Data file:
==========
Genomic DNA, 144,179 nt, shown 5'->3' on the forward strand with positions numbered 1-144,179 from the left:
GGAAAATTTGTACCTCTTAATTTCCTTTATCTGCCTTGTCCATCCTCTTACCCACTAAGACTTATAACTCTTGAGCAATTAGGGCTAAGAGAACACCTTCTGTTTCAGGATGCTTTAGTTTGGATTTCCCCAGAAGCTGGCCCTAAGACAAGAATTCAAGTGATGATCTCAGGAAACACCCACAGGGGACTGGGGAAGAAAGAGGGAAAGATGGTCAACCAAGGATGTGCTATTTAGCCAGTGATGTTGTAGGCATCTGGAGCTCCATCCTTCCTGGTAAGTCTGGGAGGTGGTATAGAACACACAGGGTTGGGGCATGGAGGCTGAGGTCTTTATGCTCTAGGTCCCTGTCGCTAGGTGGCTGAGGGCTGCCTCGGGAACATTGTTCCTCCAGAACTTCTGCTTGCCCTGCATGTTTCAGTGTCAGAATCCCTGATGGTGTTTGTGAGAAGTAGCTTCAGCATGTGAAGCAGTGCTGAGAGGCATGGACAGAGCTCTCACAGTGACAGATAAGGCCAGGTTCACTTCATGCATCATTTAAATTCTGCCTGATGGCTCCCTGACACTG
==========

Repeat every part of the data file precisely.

Genomic DNA, 144,179 nt, shown 5'->3' on the forward strand with positions numbered 1-144,179 from the left:
GGAAAATTTGTACCTCTTAATTTCCTTTATCTGCCTTGTCCATCCTCTTACCCACTAAGACTTATAACTCTTGAGCAATTAGGGCTAAGAGAACACCTTCTGTTTCAGGATGCTTTAGTTTGGATTTCCCCAGAAGCTGGCCCTAAGACAAGAATTCAAGTGATGATCTCAGGAAACACCCACAGGGGACTGGGGAAGAAAGAGGGAAAGATGGTCAACCAAGGATGTGCTATTTAGCCAGTGATGTTGTAGGCATCTGGAGCTCCATCCTTCCTGGTAAGTCTGGGAGGTGGTATAGAACACACAGGGTTGGGGCATGGAGGCTGAGGTCTTTATGCTCTAGGTCCCTGTCGCTAGGTGGCTGAGGGCTGCCTCGGGAACATTGTTCCTCCAGAACTTCTGCTTGCCCTGCATGTTTCAGTGTCAGAATCCCTGATGGTGTTTGTGAGAAGTAGCTTCAGCATGTGAAGCAGTGCTGAGAGGCATGGACAGAGCTCTCACAGTGACAGATAAGGCCAGGTTCACTTCATGCATCATTTAAATTCTGCCTGATGGCTCCCTGACACTG